- Bring your awareness back to your body and scan it.
- To finish off we will use a visualization that connects us with the four elements as a way of naturally moving into Dzogchen (still, silent and spacious state of mind). For this one close your eyes fully. Imagine yourself on a high mountain plateau. There's a stiff but refreshing breeze blowing. It's blowing away all the obstacles and impediments in your life. Feel the wind. Be the wind. Be free. Give thanks for that. Come back to your self and go to the lake that's in front of you. Take a plunge in its cleansing waters. Feel all your old habits and pains washing away. Feel how the water surrounds you and nourishes you. Each cell of your being is filled with water. Be glad of that. Feel the water. Be the water. Feel loved and nurtured. Return your awareness to yourself. You've built a small fire to dry off in front of. Feel its warmth penetrating your body, into your very bones. Watch its magical flames. Give thanks for its light. Feel the fire. Be the fire. Be warmed and inspired. Awaken to a spark of joy within your solar plexus. Return your awareness to the body. Become aware of the ground you are sitting on. A mountain that has its roots all the way into the earth. Immovable, solid, stable, supporting you, grounding you. Feel the earth. Be the earth. Feel its still bulwark of strength. Give thanks for that. Return your awareness to your body. Remembering the immovable still strength of the mountain visualize that same stillness within you. Or maybe you focus on your spine, straight and strong like some ancient oak tree. Feel that stillness. Be that stillness. Experience that. Keeping that awareness of stillness focus on your throat. The space in your throat. It's like a vast cavern, deep in the ground of your being. Still, quiet. There's a warm red glow. Experience the silence there. Be the silence. Staying connected with the preceding stillness and silence move your focus to an imaginary space in your heart. Not your physical heart but the sacred heart which you can visualize in the area of your sternum. That bone that divides your ribs. Maybe about four finger widths, more or less, from the top of the sternum will be about the right place. Imagine a cavity under that. For Tibetans that is where your mind resides. Imagine it as a vast clear blue desert sky. Open. Spacious. Empty. Observe that space as if you were looking at a clear blue sky. Connect with that. Be that. As you watch it ask yourself where the mind is that is looking at it. The more you look for that mind all you find is more spaciousness. More emptiness. Spaciousness observing spaciousness. Awareness of awareness. Primordial mind. Experienced dzogchen practitioners will go beyond this to touch the limitless light and love, joy and unconditional acceptance that resides within that space but for now that is enough. For more about this read Tenzin Wangyal's Awakening the luminous mind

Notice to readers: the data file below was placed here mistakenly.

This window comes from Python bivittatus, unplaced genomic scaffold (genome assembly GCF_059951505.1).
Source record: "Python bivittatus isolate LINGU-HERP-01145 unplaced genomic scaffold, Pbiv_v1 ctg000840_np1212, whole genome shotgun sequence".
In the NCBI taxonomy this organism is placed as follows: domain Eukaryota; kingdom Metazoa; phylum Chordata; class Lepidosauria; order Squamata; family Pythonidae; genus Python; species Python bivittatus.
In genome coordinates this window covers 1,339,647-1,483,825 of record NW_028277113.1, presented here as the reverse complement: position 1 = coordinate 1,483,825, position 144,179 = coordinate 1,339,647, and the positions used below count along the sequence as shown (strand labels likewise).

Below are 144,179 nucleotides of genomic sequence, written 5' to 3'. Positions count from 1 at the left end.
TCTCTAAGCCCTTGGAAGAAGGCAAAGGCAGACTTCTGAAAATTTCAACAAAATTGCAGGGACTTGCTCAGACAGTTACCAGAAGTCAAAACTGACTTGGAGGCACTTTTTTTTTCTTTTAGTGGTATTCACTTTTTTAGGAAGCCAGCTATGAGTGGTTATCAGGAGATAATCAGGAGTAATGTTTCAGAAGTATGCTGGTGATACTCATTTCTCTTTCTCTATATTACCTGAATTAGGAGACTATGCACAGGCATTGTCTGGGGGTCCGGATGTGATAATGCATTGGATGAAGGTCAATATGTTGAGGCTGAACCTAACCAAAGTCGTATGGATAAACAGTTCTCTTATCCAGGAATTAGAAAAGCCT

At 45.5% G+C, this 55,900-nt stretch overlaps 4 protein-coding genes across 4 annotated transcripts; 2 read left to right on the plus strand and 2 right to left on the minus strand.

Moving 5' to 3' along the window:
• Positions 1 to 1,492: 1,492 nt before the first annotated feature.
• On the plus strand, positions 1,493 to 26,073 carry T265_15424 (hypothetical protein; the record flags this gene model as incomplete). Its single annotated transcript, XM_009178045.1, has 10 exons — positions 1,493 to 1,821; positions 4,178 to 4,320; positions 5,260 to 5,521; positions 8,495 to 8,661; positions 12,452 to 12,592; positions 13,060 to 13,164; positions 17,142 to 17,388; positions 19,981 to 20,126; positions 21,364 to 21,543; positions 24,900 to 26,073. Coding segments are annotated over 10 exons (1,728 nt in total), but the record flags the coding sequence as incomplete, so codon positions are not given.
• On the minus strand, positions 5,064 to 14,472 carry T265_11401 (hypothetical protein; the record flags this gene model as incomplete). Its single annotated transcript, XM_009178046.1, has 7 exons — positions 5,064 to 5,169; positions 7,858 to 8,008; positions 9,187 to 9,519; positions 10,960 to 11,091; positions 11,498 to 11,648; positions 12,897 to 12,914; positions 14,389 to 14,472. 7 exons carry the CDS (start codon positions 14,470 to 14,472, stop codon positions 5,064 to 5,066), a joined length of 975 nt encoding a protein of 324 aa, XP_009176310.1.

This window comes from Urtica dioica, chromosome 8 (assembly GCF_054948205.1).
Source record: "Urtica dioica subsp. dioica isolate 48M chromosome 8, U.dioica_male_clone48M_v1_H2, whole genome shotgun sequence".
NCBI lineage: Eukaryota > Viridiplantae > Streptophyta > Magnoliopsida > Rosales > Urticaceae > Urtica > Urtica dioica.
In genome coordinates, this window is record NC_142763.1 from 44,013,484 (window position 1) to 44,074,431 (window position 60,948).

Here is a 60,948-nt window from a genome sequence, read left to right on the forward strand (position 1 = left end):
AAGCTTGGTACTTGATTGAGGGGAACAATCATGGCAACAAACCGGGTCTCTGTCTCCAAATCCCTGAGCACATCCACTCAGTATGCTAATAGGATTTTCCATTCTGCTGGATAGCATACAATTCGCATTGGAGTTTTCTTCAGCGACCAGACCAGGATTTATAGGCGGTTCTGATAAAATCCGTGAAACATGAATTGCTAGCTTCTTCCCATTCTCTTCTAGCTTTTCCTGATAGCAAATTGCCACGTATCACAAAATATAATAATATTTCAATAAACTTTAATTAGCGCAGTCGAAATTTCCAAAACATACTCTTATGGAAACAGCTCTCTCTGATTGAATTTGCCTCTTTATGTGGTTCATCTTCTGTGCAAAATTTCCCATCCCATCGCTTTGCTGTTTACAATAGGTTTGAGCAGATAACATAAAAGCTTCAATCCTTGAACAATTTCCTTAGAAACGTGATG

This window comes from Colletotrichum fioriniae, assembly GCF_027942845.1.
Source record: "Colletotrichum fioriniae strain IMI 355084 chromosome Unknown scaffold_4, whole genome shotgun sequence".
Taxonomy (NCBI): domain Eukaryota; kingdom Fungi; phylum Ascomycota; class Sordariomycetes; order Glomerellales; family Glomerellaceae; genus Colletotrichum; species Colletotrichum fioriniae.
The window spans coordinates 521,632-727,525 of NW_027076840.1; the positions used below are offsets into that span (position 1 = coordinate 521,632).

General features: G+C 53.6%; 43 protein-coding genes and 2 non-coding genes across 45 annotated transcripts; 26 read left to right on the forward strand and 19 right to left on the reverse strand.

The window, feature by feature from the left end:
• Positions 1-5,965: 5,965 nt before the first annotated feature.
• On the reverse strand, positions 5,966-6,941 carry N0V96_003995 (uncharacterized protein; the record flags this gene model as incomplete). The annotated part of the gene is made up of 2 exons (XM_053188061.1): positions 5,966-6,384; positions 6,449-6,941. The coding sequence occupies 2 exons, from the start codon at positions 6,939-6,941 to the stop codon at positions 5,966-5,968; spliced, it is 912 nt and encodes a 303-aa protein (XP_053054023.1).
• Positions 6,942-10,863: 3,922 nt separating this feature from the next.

- To finish off you may like to strengthen the neural pathways that are associated with compassion and love by making a wish. For example wishing for the happiness of all sentient beings (humans, dolphins, whales etc and yourself included).
- Return your awareness to your body and do a scan of your feelings and sensations. Has the mind gym changed anything for you. Make some notes. If you've found it beneficial you might wish to put together your own mind gym and run your mind through it once or twice a day. If you truly want to rewire your brain remember your gym practice needs to be consistent and often.